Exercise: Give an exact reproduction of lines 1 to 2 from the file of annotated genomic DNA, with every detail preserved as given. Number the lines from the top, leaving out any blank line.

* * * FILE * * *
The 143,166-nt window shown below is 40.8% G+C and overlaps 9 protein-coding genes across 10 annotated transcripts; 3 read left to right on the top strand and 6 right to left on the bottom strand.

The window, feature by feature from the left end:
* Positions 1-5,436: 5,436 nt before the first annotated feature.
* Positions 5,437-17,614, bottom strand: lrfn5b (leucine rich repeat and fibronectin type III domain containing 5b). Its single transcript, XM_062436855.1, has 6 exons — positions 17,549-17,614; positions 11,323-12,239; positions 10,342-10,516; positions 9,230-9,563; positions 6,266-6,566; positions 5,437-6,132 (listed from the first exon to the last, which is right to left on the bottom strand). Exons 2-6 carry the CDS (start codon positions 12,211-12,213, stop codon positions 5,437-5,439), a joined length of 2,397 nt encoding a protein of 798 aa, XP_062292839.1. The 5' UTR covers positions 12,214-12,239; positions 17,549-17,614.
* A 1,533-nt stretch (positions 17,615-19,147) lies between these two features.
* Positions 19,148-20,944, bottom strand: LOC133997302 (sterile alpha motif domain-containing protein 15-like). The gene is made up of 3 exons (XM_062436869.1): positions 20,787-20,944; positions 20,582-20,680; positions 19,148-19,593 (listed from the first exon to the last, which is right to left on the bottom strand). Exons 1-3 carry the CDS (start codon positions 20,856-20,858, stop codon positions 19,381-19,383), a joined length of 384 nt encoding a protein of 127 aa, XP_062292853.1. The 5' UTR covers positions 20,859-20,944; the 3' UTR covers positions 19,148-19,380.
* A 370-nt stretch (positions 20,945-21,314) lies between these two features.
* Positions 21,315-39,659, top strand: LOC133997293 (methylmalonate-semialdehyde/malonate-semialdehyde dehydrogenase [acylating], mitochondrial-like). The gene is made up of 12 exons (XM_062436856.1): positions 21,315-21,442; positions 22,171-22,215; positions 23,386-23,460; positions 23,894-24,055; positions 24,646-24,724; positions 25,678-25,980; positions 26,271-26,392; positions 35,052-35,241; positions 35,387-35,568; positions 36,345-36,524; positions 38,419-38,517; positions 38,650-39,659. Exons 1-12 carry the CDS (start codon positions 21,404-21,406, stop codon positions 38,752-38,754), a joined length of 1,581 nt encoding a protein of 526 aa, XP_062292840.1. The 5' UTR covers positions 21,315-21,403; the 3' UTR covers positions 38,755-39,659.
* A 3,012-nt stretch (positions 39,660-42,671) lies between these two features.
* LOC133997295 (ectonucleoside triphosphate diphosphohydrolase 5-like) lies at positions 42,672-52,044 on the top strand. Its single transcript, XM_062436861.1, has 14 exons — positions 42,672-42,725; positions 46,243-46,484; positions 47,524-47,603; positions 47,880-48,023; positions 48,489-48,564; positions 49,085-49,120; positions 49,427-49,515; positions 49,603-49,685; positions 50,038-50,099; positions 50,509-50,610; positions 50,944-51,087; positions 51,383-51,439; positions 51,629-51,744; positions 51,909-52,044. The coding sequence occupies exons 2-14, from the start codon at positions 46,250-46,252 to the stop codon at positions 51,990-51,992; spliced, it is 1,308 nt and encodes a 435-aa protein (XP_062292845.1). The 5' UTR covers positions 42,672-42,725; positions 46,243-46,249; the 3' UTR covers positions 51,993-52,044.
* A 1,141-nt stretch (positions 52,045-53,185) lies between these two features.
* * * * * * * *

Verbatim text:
The 143,166-nt window shown below is 40.8% G+C and overlaps 9 protein-coding genes across 10 annotated transcripts; 3 read left to right on the top strand and 6 right to left on the bottom strand.

The window, feature by feature from the left end: